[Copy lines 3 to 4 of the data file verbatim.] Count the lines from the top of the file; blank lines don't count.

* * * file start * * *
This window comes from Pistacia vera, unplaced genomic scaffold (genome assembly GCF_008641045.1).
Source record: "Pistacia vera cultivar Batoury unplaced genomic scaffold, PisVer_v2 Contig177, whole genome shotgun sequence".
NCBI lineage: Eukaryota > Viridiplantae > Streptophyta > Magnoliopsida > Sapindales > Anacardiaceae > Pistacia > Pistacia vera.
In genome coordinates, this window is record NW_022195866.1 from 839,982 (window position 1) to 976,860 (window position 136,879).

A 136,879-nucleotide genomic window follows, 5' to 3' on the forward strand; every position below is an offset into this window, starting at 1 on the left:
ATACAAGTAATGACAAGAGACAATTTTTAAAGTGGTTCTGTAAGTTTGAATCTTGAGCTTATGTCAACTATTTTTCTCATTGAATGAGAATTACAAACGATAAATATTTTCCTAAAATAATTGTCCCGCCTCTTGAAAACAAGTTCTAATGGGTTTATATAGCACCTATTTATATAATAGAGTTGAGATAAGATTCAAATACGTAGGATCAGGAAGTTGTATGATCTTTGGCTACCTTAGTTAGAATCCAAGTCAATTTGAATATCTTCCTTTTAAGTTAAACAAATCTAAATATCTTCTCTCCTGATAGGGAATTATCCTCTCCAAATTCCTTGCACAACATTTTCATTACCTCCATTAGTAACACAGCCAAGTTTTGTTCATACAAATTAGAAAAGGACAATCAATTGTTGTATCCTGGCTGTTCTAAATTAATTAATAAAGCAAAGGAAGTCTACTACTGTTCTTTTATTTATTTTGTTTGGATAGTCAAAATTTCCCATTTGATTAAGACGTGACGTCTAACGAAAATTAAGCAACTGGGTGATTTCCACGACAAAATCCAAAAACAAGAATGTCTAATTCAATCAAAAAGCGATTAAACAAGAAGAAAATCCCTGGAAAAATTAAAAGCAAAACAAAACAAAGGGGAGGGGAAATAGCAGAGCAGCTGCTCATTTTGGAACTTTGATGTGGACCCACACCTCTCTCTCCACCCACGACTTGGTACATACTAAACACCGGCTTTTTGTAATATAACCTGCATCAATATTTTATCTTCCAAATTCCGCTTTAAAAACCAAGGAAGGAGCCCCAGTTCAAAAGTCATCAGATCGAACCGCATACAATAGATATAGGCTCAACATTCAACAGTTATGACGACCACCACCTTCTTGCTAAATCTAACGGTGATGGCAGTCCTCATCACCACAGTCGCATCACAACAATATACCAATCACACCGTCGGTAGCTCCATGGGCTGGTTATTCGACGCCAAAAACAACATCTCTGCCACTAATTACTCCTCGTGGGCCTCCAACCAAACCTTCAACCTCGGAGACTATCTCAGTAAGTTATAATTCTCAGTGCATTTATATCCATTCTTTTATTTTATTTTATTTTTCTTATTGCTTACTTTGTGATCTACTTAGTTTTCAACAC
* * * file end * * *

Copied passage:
NCBI lineage: Eukaryota > Viridiplantae > Streptophyta > Magnoliopsida > Sapindales > Anacardiaceae > Pistacia > Pistacia vera.
In genome coordinates, this window is record NW_022195866.1 from 839,982 (window position 1) to 976,860 (window position 136,879).